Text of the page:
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The Debt Settlement Agreement Letter: Your Legal Contract

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In a Nutshell

If a lender agrees to settle a debt for less than what you owe, you need to get the details in writing for the agreement to be binding. This is especially important because many debt settlements happen via telephone. A debt settlement agreement letter is a tool you can use to do this. It must include key information about you, your account, your lender, and the repayment terms you've agreed to.

Written by Mark P. Cussen, CMFC
Updated December 9, 2021

If you have an outstanding debt that you are unable to pay off such as a credit card debt, then you may choose to negotiate a debt settlement. This allows you to pay less than what you owe and settle the account. Odds are good that you will negotiate with your creditor by telephone. But once you have negotiated your settlement, you will have to put your agreement in writing for it to be binding. A debt settlement letter can be used to fulfill this requirement. This document must have several pieces of key information. This article will explain debt settlement letters and outline what they must contain to be legally valid.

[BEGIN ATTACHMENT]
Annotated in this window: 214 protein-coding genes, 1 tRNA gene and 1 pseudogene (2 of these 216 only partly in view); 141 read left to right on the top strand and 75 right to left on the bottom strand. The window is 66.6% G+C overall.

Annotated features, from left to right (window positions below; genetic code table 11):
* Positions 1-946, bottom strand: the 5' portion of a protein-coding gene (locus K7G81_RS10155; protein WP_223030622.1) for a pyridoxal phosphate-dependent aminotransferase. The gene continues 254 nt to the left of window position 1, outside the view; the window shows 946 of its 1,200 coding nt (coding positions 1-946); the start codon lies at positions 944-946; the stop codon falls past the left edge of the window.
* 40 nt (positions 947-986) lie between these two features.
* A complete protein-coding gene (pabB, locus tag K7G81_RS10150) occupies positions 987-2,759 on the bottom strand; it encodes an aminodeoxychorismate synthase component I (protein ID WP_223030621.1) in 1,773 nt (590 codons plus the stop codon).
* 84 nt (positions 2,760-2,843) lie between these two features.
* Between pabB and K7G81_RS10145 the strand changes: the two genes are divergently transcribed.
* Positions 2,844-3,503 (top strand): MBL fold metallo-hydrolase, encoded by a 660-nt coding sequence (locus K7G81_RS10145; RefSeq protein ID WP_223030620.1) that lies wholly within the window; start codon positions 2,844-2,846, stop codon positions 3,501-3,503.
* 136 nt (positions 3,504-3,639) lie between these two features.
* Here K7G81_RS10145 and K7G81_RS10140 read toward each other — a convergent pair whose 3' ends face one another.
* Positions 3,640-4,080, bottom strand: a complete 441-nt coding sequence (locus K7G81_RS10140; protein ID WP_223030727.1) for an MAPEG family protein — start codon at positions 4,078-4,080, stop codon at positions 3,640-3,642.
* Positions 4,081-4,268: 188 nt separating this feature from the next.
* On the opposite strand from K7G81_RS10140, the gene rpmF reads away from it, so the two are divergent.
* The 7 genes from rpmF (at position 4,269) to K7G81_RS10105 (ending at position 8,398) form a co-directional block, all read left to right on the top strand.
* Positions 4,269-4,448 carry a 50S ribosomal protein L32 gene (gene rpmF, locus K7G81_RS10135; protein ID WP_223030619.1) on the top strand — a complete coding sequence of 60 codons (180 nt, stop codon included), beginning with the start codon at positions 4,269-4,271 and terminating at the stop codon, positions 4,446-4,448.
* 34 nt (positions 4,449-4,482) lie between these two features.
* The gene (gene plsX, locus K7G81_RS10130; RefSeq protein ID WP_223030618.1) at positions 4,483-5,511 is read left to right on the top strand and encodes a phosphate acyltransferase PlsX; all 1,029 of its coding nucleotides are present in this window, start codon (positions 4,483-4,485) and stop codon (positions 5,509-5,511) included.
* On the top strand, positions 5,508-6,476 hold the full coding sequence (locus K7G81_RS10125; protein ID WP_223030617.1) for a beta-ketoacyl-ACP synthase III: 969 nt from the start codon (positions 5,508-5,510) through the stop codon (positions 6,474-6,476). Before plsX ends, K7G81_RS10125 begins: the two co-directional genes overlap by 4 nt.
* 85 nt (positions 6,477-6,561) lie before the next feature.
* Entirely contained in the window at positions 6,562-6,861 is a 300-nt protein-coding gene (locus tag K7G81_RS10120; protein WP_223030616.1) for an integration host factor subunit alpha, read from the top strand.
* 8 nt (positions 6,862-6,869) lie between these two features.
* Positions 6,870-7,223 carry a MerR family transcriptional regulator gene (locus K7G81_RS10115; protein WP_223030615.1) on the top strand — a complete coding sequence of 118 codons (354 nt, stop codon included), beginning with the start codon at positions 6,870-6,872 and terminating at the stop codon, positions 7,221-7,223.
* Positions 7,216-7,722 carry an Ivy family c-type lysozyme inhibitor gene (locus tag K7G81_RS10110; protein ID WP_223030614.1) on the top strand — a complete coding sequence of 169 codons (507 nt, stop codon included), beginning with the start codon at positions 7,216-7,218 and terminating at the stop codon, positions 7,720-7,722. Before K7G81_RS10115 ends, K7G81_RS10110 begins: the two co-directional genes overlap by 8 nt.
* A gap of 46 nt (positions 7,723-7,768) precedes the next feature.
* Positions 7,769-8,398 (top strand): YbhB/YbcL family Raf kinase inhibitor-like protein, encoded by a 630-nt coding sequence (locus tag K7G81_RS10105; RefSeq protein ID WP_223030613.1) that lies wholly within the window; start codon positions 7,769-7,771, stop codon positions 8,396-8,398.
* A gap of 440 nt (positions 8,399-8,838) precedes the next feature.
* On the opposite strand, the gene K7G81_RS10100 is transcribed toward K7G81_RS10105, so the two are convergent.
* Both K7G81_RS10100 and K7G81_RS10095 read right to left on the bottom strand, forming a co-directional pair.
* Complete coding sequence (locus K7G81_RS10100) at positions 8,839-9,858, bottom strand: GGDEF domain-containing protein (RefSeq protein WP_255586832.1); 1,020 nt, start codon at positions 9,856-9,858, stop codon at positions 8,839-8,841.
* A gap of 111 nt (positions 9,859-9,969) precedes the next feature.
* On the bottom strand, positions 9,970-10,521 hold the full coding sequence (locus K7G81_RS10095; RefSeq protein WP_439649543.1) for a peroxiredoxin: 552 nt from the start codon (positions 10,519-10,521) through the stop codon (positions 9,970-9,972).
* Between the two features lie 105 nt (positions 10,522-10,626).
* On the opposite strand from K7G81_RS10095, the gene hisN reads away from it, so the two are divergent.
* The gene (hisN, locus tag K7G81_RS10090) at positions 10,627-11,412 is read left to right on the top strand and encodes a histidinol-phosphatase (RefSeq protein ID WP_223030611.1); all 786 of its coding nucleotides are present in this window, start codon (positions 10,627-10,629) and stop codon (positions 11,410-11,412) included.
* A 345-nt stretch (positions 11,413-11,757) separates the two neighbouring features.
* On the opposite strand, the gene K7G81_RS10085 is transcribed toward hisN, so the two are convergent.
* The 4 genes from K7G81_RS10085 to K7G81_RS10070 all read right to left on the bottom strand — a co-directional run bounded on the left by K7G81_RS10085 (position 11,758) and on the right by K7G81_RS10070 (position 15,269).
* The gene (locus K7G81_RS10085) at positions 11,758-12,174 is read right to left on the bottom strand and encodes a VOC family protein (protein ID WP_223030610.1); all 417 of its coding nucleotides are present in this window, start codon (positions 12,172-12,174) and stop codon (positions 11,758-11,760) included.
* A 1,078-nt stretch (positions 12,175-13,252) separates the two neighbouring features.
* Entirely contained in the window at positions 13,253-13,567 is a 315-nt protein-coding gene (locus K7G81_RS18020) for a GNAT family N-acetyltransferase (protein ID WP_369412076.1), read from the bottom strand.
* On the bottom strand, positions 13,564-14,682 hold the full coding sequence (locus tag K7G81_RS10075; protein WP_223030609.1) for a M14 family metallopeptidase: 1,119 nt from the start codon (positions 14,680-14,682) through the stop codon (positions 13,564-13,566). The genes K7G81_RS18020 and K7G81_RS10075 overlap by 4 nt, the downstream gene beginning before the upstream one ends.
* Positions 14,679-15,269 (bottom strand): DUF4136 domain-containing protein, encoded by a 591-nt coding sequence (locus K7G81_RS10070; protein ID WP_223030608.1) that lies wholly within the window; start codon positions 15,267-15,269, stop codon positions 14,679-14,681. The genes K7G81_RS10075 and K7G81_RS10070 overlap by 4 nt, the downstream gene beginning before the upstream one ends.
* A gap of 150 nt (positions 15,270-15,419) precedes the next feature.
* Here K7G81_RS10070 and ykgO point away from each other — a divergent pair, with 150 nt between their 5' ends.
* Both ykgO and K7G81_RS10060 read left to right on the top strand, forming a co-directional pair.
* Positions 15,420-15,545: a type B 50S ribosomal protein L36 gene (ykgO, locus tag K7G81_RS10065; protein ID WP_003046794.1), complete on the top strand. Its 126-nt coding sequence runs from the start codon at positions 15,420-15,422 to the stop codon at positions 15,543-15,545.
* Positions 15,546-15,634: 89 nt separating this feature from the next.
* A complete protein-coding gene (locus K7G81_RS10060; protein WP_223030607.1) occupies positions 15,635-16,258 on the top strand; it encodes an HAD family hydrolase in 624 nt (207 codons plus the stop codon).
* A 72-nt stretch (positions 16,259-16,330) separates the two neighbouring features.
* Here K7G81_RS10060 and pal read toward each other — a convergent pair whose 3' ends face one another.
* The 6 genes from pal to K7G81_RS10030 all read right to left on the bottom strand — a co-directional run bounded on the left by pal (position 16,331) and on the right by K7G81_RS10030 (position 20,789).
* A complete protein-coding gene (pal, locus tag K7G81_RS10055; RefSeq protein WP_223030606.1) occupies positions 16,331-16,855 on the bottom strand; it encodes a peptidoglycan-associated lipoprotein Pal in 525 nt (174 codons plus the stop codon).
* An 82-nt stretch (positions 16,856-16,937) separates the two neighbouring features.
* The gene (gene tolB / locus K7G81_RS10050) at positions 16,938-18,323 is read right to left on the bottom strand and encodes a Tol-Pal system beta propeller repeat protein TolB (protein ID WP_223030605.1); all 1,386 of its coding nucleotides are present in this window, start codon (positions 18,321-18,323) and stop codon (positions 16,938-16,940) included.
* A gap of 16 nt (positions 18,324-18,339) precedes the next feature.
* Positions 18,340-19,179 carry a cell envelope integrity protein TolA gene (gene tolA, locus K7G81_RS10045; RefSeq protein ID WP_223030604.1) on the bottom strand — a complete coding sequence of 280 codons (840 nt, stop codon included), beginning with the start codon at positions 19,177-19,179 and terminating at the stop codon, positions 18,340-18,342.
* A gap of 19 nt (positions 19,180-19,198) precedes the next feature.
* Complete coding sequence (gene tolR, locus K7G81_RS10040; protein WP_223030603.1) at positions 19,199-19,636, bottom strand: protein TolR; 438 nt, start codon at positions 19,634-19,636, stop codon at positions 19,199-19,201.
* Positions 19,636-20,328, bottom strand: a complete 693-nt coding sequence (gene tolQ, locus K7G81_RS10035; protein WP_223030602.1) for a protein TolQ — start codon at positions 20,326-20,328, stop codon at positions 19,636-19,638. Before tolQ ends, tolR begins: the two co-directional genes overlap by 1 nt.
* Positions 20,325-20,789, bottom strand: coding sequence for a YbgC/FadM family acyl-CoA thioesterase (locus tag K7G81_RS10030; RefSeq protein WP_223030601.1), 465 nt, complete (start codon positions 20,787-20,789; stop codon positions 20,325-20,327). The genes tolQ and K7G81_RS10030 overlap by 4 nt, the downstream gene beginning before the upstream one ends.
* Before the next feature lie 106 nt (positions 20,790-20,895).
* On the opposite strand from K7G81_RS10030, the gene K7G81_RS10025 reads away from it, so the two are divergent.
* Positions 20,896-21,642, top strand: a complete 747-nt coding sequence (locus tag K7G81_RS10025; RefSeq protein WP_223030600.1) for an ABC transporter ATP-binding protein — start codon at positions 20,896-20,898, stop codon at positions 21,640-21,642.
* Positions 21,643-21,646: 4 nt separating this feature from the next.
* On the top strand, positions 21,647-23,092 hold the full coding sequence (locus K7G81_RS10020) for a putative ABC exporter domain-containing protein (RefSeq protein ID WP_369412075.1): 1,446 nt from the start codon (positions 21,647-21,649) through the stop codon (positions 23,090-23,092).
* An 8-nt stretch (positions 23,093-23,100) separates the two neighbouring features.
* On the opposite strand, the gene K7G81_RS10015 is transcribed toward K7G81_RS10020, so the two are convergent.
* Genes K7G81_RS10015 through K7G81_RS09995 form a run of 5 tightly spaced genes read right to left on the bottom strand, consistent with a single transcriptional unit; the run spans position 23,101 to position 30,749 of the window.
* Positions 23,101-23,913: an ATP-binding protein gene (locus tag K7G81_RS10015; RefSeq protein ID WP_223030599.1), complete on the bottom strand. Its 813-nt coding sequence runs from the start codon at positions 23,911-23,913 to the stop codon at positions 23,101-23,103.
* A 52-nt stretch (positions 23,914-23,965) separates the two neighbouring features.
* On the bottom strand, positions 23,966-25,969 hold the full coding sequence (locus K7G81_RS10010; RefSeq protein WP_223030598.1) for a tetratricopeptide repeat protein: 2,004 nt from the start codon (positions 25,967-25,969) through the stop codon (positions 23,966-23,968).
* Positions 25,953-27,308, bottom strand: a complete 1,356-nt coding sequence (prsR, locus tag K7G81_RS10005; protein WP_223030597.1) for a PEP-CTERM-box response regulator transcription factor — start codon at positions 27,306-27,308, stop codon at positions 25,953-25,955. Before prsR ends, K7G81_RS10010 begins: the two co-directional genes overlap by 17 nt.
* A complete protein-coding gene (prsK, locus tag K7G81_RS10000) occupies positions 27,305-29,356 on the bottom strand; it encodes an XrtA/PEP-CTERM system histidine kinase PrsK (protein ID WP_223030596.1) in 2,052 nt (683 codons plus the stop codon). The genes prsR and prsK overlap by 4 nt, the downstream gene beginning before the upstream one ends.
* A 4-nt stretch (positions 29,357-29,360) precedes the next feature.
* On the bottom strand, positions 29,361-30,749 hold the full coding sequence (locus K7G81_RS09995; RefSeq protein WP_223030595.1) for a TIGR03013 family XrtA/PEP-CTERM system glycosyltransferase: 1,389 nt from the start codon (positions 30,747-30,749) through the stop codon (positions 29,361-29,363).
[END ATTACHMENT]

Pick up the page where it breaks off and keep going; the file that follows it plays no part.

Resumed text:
No Debt Settlement Agreement Is Binding Until It’s Put in Writing

Borrowers and creditors typically negotiate and make debt settlement agreements verbally by phone. And in many cases, you’ll have to make several calls to your lender or collection agency to reach an agreement that you both accept. This process can take months if you and your creditor cannot agree on a fair settlement amount. Other times, your creditor will mail or email you a debt settlement offer. Either way, once you reach an agreement, you can move forward with payment arrangements. 

To make a verbal agreement legally binding, you must put it in writing. You can do this by drafting, or having the creditor draft, a debt settlement agreement letter. Once the letter is signed by both parties, it’s a valid legal document that outlines the details of your agreement and the new terms of repayment. It will include details like the names of the parties involved (you and your creditor), how much debt you owe, the settlement amount, and the terms of repayment.